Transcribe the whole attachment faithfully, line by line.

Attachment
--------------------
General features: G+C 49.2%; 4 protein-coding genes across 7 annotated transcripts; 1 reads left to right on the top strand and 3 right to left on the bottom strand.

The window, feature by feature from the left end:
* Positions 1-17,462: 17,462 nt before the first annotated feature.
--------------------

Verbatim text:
General features: G+C 49.2%; 4 protein-coding genes across 7 annotated transcripts; 1 reads left to right on the top strand and 3 right to left on the bottom strand.

The window, feature by feature from the left end:
* Positions 1-17,462: 17,462 nt before the first annotated feature.